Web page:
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Blue Mountains
Blue Mountains

What to Look For

Are you or someone you know struggling? Use the following indicators to guide you in the right direction.

Being a first responder can affect our lives in many different ways. Often times we are oblivious to the affects until someone who is close to us tells us "we've changed". Here are some indicators that you may be struggling and possibly need to get some relief. 

INDICATORS:

ISOLATION / DETACHMENT -  Wanting to be left alone and avoiding family members. Realizing that the activities you may have once done are no longer appealing.

  • In his book, Emotional Survival for Law Enforcement, Dr. Kevin Gilmartin discusses how officers usually have a whole list of "ustas"
    • "I usta fish"
    • "I usta hunt"
    • "I usta job"
    • "I usta do crafts and handiwork"
    • "I usta life weights"
    • "I usta garden"
    • "I usta do woodworking"
    • "I usta take my kids to the park
  • MORE IMPORTANTLY:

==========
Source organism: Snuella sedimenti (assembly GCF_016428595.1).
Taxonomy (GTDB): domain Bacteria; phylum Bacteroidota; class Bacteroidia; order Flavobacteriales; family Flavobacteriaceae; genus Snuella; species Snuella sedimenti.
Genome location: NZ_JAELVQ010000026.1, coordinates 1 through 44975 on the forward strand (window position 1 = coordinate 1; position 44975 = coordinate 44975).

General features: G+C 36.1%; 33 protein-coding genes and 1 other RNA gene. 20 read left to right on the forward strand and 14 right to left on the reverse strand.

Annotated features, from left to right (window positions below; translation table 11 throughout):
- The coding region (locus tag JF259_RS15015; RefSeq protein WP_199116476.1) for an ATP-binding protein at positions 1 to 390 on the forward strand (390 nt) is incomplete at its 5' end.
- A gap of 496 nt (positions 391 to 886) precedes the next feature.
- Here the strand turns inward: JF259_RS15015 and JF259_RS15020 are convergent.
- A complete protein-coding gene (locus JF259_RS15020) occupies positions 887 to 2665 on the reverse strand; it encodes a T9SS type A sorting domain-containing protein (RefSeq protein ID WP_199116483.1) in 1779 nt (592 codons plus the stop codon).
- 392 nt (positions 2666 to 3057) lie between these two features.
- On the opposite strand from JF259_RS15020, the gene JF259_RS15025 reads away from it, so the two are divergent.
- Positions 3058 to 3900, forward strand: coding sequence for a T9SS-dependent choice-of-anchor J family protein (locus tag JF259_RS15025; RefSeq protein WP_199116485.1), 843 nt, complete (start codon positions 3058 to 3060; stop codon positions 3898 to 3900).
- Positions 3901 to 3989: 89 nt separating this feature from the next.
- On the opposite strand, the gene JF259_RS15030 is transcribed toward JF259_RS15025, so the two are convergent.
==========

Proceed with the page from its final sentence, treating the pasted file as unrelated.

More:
• "I usta be married." 
    • "I usta have a personal life."
    • "I usta give a damn about this job."

 
RESTLESS  SLEEP / NO SLEEP
- Your mind may be none stop, racing through the things that you "should have done, could have done, didn't do or want to do."  Nightmares or reprocessing scenes  over and over in your mind is also common.  

WEIGHT CHANGE -  Often times our bodies channel our stress through our bodies in different ways. For some people this may be a loss of weight without trying to lose weight or gaining weight when trying to lose weight. The chemicals in your body may be compensating to your stress by storing fat cells. 

SHORT TEMPERED -  Finding yourself short tempered with people who you are usually very patient with i.e.: kids, spouse, other family members, friends. The call load at work may be forcing your patience to a minimal level, taking all your energy and leaving you with nothing for your family and friends. 

This list is not all inclusive and although short, it contains key indicators that may be a sign you need some relief. The idea of therapy is quite taboo in the world of law enforcement. The idea of keeping a gun clean after shooting is not. Take the same concept and apply it to your brain. The mind and brain contain information that needs to be processed through both the emtional and physical actions that took place during the event. When these two functions don't occur, the mind will hold events in the front of the brain until relief is found.

QUESTION:

If a law enforcement officer agrees that a gun should be cleaned after it is shot, then why would they not agree that the mind should also be cleaned after a critical event or traumatic incident???  

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